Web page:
AB: Do you think eBay was actually going out and actively recruiting sellers in this category?

RS: It's a two-part answer. Yes, they were, but not necessarily for the reason you ask the question. This is the time they were gong shut down Half. So they were trying to move everyone from Half to the eBay platform. We were flooded with all the Halfsters. Price is everything for those guys. So that's when the pricing started to just - we used to sell things at what Best Buy used to sell them. Now people sell low and make it up on S&H. So when eBay decided not to shut down Half, they (the Half sellers) didn't go back. I mean, they stayed on Half, but they stayed on eBay too.

AB: What was the biggest challenge you faced in terms of profitability? Was it sourcing? Overhead? Selling prices? Competition?

RS: Our biggest cost on the P&L outside of our product costs was eBay. Our biggest problem, and this was a problem that to this day they have not dealt with, which is why you see the big guys going away, or falling apart like I did, or never growing past a certain point - they hit a wall. eBay doesn't provide a mechanism for you to scale your fees. Every other aspect of your business you can scale. I can get better pricing from my distributor, I can get better pricing from my shipper, I can get better pricing from my packaging guy, all these things you can get better pricing on. With eBay, you can't get better pricing, and the more you list, the worse your conversion rates get. Your sales go up, but your cost of sales on eBay goes up too.

AB: The more you list, the more your conversion rate goes down?

RS: Yes. There's probably a selection of 5,000 - 7,000 titles that should be core titles. And there's over 40,000 titles out there. Well, if you're listing 5,000 - 7,000 items and they're only closing once a week, you've hit a wall in terms of how much sales you can make, because the conversion rate's going to be 25 - 30 %, or 30 - 35% at that time and the numbers work. But you want to grow sales, so you're going to list another 2,000 titles, well you don't necessarily want to throw up the same 2,000 titles again. So you throw up another 2,000 titles that are not in that grouping of titles that are good, so your conversion starts to decrease. Or you put more of the same title up, and you're just at the hit or miss. So you list more, and your conversion rates start to decrease, you're spending more with eBay, your sales are going up, but they're not going up at the same rate.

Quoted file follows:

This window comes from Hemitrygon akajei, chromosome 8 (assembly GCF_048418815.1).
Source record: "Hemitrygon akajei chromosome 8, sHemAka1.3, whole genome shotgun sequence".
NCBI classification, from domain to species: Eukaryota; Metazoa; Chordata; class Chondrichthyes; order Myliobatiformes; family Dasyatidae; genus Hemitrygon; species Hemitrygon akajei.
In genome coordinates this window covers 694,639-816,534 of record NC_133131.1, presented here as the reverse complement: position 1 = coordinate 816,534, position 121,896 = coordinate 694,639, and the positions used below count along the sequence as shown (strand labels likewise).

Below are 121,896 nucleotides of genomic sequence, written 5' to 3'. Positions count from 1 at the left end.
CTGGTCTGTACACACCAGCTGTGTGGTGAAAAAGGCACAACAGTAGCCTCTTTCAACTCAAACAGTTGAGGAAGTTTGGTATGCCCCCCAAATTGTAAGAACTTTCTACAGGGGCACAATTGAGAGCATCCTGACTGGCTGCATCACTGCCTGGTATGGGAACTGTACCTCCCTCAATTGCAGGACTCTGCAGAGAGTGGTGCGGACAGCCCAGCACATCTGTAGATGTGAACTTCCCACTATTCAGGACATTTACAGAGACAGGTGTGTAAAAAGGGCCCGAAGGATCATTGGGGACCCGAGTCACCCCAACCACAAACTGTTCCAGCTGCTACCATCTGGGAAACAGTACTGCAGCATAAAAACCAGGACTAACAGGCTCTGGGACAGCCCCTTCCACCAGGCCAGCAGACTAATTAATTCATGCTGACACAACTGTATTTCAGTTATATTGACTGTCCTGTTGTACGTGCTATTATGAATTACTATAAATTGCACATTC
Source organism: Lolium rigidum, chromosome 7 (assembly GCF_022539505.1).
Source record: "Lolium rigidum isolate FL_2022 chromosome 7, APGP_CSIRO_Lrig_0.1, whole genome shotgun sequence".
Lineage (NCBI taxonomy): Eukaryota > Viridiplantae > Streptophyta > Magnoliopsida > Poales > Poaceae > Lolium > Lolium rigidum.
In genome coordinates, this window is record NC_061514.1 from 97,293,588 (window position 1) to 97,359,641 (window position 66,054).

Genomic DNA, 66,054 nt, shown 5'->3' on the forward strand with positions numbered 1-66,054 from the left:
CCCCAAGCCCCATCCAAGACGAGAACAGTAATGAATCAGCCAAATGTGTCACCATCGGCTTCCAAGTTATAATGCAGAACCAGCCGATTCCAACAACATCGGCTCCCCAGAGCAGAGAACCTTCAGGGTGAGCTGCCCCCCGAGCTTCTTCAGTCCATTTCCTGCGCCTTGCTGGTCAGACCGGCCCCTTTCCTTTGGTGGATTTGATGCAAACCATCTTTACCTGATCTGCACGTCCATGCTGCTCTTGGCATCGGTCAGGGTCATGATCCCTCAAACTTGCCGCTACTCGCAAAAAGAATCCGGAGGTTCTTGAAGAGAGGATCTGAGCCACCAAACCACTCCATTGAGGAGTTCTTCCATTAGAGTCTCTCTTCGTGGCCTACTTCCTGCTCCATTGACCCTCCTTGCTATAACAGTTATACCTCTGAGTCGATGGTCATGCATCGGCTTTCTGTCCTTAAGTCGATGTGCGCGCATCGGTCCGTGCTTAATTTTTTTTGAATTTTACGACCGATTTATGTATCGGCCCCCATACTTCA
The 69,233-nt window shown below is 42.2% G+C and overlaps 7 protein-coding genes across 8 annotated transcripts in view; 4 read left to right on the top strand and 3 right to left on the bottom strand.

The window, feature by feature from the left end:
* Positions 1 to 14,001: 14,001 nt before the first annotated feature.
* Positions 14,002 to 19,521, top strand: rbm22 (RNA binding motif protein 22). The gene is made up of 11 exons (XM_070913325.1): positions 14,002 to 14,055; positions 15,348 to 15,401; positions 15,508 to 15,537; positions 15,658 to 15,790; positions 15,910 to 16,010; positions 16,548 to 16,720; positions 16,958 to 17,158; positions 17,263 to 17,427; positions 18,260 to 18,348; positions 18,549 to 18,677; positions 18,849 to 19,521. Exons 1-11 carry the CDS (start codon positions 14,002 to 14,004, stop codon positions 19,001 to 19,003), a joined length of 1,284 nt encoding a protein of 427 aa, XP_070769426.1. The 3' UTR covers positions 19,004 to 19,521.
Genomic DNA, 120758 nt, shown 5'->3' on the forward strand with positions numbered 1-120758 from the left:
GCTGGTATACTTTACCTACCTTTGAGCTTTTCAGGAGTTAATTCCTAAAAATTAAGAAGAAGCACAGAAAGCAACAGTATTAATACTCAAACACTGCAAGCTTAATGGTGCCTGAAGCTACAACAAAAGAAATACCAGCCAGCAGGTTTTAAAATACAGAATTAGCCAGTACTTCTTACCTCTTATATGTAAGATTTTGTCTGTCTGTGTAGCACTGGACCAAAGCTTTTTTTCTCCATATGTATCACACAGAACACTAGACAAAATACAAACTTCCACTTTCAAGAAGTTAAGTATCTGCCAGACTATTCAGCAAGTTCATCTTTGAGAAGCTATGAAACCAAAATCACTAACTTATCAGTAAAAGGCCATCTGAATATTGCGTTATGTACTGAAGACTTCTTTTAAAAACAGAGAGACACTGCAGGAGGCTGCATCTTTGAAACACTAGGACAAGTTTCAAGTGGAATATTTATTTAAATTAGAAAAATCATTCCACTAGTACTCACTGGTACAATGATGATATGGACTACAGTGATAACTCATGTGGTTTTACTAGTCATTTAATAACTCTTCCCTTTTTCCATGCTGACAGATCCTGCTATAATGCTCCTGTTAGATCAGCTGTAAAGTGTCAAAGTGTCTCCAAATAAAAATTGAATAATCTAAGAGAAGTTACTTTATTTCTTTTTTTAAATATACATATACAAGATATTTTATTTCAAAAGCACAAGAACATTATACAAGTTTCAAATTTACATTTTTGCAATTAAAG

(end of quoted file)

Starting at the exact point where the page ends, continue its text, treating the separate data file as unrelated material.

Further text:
Ultimately that was the problem I had to address. I had sales, I built up a lot more overhead than I should have, and I should have addressed the overhead issue, from a business standpoint first. I was concentrating on finding how I could get eBay fees down to 10% of sales as opposed to 17%. I didn't really want to run my business on less money than I was running it on, I felt eBay was where I should get the money back from. In retrospect, it was harder to get the money back from eBay in fewer fees than it was to cut so I probably should have cut overhead.

AB: What kind of overhead? I mean, overhead is overhead, what could you cut?

RS: Well I could have cut employees. The other overhead - I got into a new building, and I went from $300/month to $4,500/month, so that's a huge number, and I got a 3 year lease, so it's not like you can change that easily. These are all decisions I made right around the time sales started to flatten out.

AB: You talk about two things going on, one is competition, and the other are the eBay fees. If only one thing had happened, could you have survived, do you think?

RS: I believe my brand would have allowed me to continue to grow my sales. I had to pull back on auctions, so in essence, I'm pulling back on revenue-generating because I'm pulling back on auctions to see if that's it. So I went to 7-day auctions. I had 500 - 1,000 titles that were big sellers for us that we were doing 1-day auctions for, and killing on it. But as competition came in, we didn't do as well on the 1-days, so I had to go to 7-days, so now you are stretching that. You know that the day things close in Core is the day you get the most sales. We pulled back on our 1-days, our sales started to level off, and so I tried to work on the fee structure and make that work, and sales flattened out.

AB: Instead of?

RS: Instead of - if I could have scaled it in some way, I could have continued to grow, and list, and not been in that position. At the time, we couldn't scale the fees and we had this increased competition. But we were still the guy. But because we had a big competitor come in, he cut our upside. Because he came in and cut our ability to grow past a certain point. Since that point, I could have grown, and I should have at the time, and I should have looked at doing the website. And looking at other venues, instead of relying solely on eBay. But again, I felt more comfortable with eBay, and I didn't want to spend the money on the website.

GlacierBayDVD Interview Part 2: eBay and Multi-Channel Selling:

GlacierBayDVD Interview Part 3: "eBay - A Ship Without a Rudder"

Comment on this interview series on the AuctionBytes Blog at

Editor's Note: Bear Stearns is hosting an Internet Conference Call with Randy Smythe for clients on September 29 at 1pm, hosted by Robert S. Peck, CFA, entitled, "#2 All-Time eBay Seller’s View on the State & Future of eBay." (

About the author:

Ina Steiner is co-founder and Editor of EcommerceBytes and has been reporting on ecommerce since 1999. She's a widely cited authority on marketplace selling and is author of "Turn eBay Data Into Dollars" (McGraw-Hill 2006). Her blog was featured in the book, "Blogging Heroes" (Wiley 2008). Follow her on Twitter at @ecommercebytes and send news tips to